Much later, it would become his home, where he’d raise a family.
St. Joseph’s Prep also instilled Murray with a Jesuit ideal, given it is run by Jesuits.
“You live your life as a man of others,” Murray said of the values he was instilled with. “I’ve always felt like I had to give back.”
The school made him do mandatory service hours, but Murray didn’t take that effort to another level until he moved back to Philadelphia after college. Rather than law school, Murray took up work at the Conshohocken-based O’Brien Systems, where he remains employed to this day.
A leader in Logan Square
He and his girlfriend (now wife) at the time chose to settle in Logan Square in 2004. From there, Murray’s community leadership began to blossom.
It started with founding the Friends of Coxe Park, a small enclave and playground situated off Cherry Street between 21st and 22nd streets in Logan Square. Under his leadership, Murray, his family, and a number of neighbors began taking care of the park by hosting monthly cleanups and making it a center of activity with movie nights and well-known, annual Halloween celebration. Murray still leads the group today, but said 2023 would likely be his last year.
From Coxe Park, Murray also joined the board of the Logan Square Neighborhood Association and would eventually be president for four years. That gave him his first taste of a job close to City Council, as he often interacted with his Councilmember — Council President Darrell Clarke — to provide input on zoning variances involving things as small as someone’s back porch to the Comcast Center, which is part of Murray’s neighborhood.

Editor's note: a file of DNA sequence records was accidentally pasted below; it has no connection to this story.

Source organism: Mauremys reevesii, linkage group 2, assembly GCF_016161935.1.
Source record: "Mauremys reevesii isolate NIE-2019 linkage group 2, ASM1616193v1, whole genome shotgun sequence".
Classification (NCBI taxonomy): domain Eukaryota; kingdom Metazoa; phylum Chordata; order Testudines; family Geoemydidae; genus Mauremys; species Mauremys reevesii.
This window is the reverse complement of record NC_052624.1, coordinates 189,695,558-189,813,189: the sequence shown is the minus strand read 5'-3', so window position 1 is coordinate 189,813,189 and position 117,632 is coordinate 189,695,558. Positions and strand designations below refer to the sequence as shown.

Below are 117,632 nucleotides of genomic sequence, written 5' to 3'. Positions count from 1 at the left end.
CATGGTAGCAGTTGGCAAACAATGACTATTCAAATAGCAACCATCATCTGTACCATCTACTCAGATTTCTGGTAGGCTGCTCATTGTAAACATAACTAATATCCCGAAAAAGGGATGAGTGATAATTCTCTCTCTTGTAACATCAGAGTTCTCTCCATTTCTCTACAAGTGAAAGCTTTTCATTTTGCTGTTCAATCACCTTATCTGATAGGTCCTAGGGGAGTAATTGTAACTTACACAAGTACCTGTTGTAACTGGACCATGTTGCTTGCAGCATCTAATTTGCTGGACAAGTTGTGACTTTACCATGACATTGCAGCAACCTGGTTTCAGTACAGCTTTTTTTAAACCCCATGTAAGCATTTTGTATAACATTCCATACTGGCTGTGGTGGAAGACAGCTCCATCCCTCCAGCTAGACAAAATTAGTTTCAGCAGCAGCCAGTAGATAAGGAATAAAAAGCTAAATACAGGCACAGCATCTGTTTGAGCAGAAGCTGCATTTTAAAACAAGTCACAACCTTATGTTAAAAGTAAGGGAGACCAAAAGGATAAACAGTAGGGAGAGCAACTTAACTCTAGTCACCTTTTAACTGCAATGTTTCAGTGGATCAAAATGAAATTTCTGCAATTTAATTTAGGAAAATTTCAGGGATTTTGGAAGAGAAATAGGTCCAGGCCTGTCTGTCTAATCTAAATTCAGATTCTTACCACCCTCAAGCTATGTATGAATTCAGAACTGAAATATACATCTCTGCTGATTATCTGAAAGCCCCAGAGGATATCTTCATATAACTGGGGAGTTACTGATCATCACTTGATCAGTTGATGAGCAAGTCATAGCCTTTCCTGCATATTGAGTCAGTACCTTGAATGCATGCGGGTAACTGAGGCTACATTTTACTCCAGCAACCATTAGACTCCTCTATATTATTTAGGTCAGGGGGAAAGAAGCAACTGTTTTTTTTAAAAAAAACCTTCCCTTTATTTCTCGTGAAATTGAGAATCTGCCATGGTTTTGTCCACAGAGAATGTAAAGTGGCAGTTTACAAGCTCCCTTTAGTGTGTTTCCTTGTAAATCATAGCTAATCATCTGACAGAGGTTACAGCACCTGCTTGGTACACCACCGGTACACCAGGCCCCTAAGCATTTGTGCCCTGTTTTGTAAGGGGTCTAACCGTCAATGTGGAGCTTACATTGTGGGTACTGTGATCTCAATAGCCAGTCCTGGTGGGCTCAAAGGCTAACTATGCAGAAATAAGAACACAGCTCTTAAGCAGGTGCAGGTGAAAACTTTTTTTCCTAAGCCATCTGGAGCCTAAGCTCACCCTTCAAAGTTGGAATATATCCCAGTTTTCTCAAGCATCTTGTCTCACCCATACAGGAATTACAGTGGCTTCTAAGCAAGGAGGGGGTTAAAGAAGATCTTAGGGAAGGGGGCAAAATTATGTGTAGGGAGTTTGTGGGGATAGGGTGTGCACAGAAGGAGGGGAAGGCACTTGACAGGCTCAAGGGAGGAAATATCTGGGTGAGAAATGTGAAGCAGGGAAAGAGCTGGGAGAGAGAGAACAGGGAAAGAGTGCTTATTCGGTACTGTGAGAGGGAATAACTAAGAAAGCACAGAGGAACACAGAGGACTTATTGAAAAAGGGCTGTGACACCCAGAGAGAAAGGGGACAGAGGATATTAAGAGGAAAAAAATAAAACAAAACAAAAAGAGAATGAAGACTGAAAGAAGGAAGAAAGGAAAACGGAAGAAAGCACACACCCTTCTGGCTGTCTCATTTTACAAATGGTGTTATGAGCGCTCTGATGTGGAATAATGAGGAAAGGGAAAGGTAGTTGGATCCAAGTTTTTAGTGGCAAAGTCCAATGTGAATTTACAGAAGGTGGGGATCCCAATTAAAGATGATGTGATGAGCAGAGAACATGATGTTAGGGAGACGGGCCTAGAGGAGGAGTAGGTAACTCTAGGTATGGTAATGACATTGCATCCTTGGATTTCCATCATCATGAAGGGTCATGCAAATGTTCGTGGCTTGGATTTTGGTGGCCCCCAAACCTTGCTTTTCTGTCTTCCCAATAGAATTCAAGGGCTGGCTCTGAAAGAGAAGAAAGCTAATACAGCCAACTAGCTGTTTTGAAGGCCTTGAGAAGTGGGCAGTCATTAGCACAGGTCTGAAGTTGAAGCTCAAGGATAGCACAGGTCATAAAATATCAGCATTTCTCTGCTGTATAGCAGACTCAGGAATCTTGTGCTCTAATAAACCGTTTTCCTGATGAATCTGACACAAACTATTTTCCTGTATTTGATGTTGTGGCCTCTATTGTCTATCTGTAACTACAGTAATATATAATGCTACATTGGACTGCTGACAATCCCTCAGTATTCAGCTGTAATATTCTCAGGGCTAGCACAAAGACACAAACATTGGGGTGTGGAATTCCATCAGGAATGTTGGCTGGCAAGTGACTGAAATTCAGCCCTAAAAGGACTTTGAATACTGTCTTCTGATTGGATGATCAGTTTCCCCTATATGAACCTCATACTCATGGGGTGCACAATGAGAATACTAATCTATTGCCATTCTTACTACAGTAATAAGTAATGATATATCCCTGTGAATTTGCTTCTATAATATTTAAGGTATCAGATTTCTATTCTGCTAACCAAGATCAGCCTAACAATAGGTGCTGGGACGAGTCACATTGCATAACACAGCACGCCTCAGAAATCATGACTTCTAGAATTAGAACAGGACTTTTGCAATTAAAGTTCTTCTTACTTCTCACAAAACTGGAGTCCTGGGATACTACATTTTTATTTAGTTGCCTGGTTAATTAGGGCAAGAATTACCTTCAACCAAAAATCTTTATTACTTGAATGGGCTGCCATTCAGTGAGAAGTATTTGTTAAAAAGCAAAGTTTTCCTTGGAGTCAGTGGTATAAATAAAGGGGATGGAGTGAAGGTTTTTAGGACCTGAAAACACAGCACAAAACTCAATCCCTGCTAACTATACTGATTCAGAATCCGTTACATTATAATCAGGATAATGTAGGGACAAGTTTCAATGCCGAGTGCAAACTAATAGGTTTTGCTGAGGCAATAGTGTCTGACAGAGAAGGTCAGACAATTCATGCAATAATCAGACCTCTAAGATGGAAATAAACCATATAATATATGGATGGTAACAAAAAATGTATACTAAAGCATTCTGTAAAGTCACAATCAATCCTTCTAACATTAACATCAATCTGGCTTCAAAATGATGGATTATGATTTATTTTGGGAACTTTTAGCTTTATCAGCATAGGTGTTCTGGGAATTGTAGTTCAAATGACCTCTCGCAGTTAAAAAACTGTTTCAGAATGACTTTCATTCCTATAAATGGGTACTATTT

On a bigger neighborhood scale, Murray also chairs the Philadelphia Crosstown Coalition, which brings neighborhood associations from across the city together to share resources and collaborate on solutions to problems.
“That’s a part-time job,” he said of his many experiences leading a registered community organization (RCO), and it was back in Logan Square where he got encouragement to take his leadership to yet another level.
He also liked the work, and gained recognition from developers across the city for his willingness to hear out their projects and work with them to figure out a plan.
“Development is good,” was often his approach, and “people thought I was a great leader.”
“And so I thought: ‘I want to take that to City Hall,’” said Murray.
What they didn’t expect at the time, was him to switch his allegiance to the Republican Party.
In Murray’s mind, the Democratic Party no longer “represents the middle class.” His evidence is progressive policies put in place by Philly City Hall in recent years that have added taxes, raised taxes and are what he called “anti-development.”
“If that’s what Democratic voters wanted for their party, that’s fine, but it wasn’t me,” he said.
Murray is a self-described “moderate,” something he said he believes could be used to describe most residents of Philadelphia. His favor of the Republican party is rooted in free market capitalism, small government and Ronald Reagan.
“I think for myself,” said Murray. “No one will ever call me ‘far right’ or ‘far left.’”